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Provincial Differences in the Canadian Housing Market

May 26, 2015

According to the Housing Market Outlook – Canada Edition, the Canadian housing market looks to remain stable with minimal change in 2015 and 2016.

While the records show stability, there are always a numerous amount of risks and vulnerabilities that affect the market outlook in each province. CMHC has produced forecast ranges for new home markets and resale to deal with these risks and vulnerabilities.

Chief Economist for CMHC, Bob Dugan, commented:

“Lower oil prices are contributing to disparities between provincial housing markets. A slowdown in housing starts and resale transactions in oil-producing provinces such as Alberta will be partly offset by increased housing market activity in other provinces, such as Ontario and British Columbia, which benefit from the positive impacts of declining energy prices, a lower Canadian dollar and continued low mortgage rates.”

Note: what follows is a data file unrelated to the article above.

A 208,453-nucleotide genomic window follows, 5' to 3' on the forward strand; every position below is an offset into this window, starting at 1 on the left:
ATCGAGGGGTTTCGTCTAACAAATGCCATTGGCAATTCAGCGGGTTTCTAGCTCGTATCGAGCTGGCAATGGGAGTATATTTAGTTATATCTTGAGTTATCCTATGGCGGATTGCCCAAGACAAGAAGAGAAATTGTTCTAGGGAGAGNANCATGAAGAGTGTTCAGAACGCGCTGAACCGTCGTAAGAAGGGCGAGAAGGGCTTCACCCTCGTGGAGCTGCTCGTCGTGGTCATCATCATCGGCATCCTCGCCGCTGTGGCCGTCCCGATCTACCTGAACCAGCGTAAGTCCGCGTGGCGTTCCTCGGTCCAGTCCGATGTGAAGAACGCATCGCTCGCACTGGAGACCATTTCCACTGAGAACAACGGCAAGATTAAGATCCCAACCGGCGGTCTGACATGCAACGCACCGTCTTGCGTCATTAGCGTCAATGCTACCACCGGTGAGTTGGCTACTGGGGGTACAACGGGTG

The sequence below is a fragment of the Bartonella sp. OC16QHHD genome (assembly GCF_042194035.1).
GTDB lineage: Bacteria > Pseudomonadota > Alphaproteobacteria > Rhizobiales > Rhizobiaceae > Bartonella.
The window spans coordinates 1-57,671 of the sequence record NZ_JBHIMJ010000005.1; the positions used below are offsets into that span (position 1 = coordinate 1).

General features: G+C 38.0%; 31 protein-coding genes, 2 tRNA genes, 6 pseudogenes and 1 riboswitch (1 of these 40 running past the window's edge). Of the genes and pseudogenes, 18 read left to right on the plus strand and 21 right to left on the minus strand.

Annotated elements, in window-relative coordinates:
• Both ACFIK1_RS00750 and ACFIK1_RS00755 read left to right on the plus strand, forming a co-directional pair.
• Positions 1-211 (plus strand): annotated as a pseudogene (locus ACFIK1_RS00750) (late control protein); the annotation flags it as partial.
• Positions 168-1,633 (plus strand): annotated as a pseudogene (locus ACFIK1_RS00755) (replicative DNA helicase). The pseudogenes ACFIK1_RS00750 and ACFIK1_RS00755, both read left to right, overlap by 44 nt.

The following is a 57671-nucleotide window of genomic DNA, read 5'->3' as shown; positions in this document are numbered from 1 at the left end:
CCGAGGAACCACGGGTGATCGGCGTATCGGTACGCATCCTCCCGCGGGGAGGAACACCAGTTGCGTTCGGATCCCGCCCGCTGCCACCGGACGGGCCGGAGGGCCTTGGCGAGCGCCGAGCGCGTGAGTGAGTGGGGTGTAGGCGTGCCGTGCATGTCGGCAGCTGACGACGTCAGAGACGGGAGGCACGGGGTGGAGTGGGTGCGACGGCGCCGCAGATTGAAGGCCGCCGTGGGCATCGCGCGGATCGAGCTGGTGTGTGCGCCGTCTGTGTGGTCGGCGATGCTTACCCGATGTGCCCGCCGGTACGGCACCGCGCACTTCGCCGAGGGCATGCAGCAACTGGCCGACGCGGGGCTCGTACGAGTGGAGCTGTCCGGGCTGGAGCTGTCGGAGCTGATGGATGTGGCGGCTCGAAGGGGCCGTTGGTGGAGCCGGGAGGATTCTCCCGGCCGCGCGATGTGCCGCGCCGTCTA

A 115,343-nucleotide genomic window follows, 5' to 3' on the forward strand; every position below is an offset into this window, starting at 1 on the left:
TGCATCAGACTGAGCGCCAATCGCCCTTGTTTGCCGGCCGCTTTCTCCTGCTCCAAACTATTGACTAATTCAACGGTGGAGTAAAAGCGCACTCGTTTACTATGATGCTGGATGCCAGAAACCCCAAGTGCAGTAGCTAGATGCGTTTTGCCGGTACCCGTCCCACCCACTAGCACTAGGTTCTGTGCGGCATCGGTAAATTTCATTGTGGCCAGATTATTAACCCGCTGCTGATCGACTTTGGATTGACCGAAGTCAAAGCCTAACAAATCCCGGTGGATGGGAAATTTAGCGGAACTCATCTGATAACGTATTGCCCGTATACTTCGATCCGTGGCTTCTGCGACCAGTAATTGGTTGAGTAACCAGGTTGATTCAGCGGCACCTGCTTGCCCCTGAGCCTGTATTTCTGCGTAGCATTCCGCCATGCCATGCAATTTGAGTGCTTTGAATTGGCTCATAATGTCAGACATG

Annually, housing starts are said to range between 166,540 – 188,580 units with a point forecast of 181,618 units in 2015. For 2016, housing starts range between 162,840 – 190,830 units with a range forecast of 181,800 units.

MLS®2 sales are anticipated to range from 437,100 – 494,500 units in 2015, with a point forecast of 475,400 units. In 2016, MLS® sales are presumed to range between 424,500 – 491,300 units, with a point forecast of 469,000 units. The average MLS® price is forecast to be between $402,139 – $439,589 in 2015, with a point forecast of $422,129. Meanwhile in 2016, the average MLS® price is forecast to be between $398,191 – $457,200, with a point forecast of $428,325.

The rate of price growth seems to be slowing down gradually because of changes in the composition of MLS® sales recorded on moderately priced homes. There is a high downside risk than upside risk due to our assessment of the most recent decline in oil prices.

CMHC is Canada’s authority on housing that helps with the stability of the financial system and housing market. It also provides support for Canadians in housing need, and offers objective housing research and information to anyone who is inclined.